Information Security Stack Exchange is a question and answer site for information security professionals. Join them; it only takes a minute:

Sign up
Here's how it works:
  1. Anybody can ask a question
  2. Anybody can answer
  3. The best answers are voted up and rise to the top

As title says I'm trying to implement a secure cookie protocol

HMAC(username|expiration name|data|session key, sk)

It seams that session key is not constant during whole application session lifetime. Now I'm not sure what to replace it with, someone suggested to me to use browser agent but it doesn't seem unique or too hard to produce, anyone has any suggestion?

I also wonder where should I store server key. (Hard code it into source code, or there is a batter solution?)

share|improve this question
I've seen this paper before. Do not use it. It's crap. It's eight years old and was written by some second-year post docs from Texas. Honestly. – John Wu Nov 22 '13 at 1:26
@JohnWu can you provide any sources supporting the claim that "It's crap"? Its age doesn't make it wrong and you don't have to have a PhD to write a good protocol. I'm very interested to find a newer/better/more authoritative resource if it exists. – Brandon Cook May 10 '14 at 18:29
It's age DOES make it wrong because on the internet technology changes rapidly. Eight years ago IE6 was industry standard-- laughable today. Meanwhile, new W3C standards have been added (such as HttpOnly cookies) which make this protocol obsolete. Implement it if you want to. I'm telling you it's a waste of time. – John Wu Jun 5 '14 at 14:28
If you are looking for a "source supporting the claim it is crap" I suggest you email the authors and ask them if they believe this paper is up to date. Please post their response. – John Wu Jun 5 '14 at 14:32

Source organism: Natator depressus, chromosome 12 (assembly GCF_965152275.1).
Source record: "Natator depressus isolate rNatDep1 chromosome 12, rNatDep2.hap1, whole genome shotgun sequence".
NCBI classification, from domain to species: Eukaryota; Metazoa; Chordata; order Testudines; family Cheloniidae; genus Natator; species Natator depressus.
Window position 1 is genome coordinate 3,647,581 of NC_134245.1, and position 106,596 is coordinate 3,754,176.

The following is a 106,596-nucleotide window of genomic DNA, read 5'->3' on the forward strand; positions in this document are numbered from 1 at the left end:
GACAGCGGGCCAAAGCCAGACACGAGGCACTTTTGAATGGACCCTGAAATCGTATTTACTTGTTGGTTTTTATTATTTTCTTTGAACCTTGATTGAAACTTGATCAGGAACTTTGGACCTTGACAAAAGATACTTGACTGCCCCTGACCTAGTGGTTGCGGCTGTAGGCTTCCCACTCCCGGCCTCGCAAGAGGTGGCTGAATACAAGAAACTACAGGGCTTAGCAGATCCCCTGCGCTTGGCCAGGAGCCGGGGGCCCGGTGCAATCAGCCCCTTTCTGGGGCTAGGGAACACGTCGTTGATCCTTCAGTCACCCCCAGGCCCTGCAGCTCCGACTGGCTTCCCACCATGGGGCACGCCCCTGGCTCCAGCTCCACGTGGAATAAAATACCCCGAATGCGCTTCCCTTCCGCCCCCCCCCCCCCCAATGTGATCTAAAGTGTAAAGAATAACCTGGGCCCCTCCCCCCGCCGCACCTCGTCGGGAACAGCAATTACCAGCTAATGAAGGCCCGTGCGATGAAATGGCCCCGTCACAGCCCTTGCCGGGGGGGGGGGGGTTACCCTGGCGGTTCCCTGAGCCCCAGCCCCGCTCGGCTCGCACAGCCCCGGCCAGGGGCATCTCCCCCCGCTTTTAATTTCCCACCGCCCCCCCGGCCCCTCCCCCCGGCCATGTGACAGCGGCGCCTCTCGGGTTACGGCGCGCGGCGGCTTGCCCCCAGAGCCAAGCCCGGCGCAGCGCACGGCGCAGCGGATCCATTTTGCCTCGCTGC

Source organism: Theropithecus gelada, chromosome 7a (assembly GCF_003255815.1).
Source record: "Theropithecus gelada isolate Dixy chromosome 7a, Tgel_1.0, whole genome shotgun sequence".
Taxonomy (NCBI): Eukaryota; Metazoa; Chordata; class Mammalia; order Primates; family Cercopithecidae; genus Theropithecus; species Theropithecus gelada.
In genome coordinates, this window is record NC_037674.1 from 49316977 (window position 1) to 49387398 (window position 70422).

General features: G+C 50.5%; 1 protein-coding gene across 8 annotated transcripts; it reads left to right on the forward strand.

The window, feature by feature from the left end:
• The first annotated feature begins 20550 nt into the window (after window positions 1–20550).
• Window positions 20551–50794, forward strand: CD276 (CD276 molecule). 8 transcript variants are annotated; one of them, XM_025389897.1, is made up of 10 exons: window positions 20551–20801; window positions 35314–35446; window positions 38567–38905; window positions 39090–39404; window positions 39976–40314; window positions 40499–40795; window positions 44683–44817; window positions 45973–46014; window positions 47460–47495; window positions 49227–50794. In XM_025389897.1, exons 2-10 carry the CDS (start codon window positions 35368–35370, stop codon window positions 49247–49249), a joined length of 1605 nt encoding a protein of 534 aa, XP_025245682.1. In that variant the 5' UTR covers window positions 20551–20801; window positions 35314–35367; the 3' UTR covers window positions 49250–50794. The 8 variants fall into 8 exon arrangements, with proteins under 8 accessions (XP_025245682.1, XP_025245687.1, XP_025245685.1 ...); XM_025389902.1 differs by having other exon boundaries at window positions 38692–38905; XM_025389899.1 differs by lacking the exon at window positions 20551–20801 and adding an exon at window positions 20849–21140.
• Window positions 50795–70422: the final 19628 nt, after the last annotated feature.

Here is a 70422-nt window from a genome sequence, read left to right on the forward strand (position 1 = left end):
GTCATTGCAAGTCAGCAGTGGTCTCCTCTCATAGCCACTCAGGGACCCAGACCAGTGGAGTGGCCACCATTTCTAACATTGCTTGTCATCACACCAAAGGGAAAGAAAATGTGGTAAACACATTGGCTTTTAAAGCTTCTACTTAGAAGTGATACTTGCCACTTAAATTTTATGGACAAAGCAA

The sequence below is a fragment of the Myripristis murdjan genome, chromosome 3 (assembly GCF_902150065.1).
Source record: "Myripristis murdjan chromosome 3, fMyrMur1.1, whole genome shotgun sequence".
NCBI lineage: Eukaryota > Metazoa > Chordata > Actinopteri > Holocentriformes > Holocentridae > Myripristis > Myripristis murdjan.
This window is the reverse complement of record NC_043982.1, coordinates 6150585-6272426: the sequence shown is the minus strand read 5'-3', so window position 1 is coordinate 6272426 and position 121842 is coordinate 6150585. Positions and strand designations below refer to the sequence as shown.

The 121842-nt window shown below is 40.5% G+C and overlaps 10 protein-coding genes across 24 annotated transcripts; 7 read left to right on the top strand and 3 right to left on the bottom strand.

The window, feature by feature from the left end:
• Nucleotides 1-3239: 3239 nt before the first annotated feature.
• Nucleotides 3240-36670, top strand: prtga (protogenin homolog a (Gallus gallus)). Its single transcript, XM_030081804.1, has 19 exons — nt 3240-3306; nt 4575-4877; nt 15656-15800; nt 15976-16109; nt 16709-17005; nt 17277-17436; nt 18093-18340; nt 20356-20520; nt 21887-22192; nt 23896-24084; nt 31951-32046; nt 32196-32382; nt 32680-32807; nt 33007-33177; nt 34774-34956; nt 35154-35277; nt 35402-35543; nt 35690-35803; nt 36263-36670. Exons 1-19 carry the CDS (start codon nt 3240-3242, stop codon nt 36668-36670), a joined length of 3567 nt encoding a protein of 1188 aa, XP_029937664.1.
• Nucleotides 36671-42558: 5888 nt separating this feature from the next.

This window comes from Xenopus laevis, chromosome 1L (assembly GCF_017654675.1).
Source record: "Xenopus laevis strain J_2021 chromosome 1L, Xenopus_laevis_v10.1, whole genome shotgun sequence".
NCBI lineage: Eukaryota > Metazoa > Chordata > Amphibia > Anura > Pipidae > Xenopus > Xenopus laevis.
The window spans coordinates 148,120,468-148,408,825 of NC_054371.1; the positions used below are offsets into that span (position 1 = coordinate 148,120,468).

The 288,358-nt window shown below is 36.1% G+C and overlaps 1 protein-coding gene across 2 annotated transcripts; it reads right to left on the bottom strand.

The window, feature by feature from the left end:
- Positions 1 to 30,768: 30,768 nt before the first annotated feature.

up vote 3 down vote accepted

This session implementation does nothing to address OWASP a9. In short its vulnerable to a replay attack. So if a hacker is sniffing the network or has an XSS vulnerability in your site then they can just copy this value and use it.

You should use as little cryptography as possible. Cryptography is hard, it adds complexity and when it fails it can be disastrous.

A cookie should be a large cryptographic nonce, and reference server side state. You should transmit this cryptographic nonce as a cookie with all of the security flags enabled (httponly, Secure, and scope).

On a side note, Amazon AWS's RESTful authentication is not bad.

share|improve this answer
So you suggest to just generate random value, use it as a key to userID, and on each request get userID from server, thought if this is vulnerable to replay attack (and it seems to me it is) isnt secure cookie protocol batter approach as I dont need to store data on server which makes application a lot faster. – F.T Sep 20 '12 at 0:21
@F.T Yes, its is vulnerable to a reply attack. Thats why the Secure and HTTPOnly flags are set. So that the cookie cannot be leaked with XSS or over the wire. Transmitting your session state in every HTTP request eats up your clients bandwidth. A memcachd session store on the same LAN is very fast. – rook Sep 20 '12 at 0:25

Your Answer


By posting your answer, you agree to the privacy policy and terms of service.

Not the answer you're looking for? Browse other questions tagged or ask your own question.